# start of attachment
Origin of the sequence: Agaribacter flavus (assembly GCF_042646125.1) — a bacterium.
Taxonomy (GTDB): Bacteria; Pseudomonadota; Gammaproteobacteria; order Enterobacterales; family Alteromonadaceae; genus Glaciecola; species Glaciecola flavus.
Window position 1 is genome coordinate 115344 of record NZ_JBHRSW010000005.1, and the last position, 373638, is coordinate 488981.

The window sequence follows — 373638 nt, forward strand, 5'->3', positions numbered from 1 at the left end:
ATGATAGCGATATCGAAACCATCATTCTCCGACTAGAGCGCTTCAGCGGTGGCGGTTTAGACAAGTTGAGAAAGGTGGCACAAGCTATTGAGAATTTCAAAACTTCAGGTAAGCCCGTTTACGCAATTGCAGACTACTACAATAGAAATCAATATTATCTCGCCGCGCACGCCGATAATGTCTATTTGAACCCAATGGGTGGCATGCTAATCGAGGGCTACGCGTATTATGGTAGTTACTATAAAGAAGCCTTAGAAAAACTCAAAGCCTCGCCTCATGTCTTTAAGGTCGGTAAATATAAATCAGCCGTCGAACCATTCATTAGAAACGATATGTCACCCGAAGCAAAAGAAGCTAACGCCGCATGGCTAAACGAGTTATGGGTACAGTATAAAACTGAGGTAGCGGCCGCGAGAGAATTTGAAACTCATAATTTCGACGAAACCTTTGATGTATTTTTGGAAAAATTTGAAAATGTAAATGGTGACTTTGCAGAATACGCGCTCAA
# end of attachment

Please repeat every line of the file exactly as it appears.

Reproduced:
Origin of the sequence: Agaribacter flavus (assembly GCF_042646125.1) — a bacterium.
Taxonomy (GTDB): Bacteria; Pseudomonadota; Gammaproteobacteria; order Enterobacterales; family Alteromonadaceae; genus Glaciecola; species Glaciecola flavus.
Window position 1 is genome coordinate 115344 of record NZ_JBHRSW010000005.1, and the last position, 373638, is coordinate 488981.

The window sequence follows — 373638 nt, forward strand, 5'->3', positions numbered from 1 at the left end:
ATGATAGCGATATCGAAACCATCATTCTCCGACTAGAGCGCTTCAGCGGTGGCGGTTTAGACAAGTTGAGAAAGGTGGCACAAGCTATTGAGAATTTCAAAACTTCAGGTAAGCCCGTTTACGCAATTGCAGACTACTACAATAGAAATCAATATTATCTCGCCGCGCACGCCGATAATGTCTATTTGAACCCAATGGGTGGCATGCTAATCGAGGGCTACGCGTATTATGGTAGTTACTATAAAGAAGCCTTAGAAAAACTCAAAGCCTCGCCTCATGTCTTTAAGGTCGGTAAATATAAATCAGCCGTCGAACCATTCATTAGAAACGATATGTCACCCGAAGCAAAAGAAGCTAACGCCGCATGGCTAAACGAGTTATGGGTACAGTATAAAACTGAGGTAGCGGCCGCGAGAGAATTTGAAACTCATAATTTCGACGAAACCTTTGATGTATTTTTGGAAAAATTTGAAAATGTAAATGGTGACTTTGCAGAATACGCGCTCAA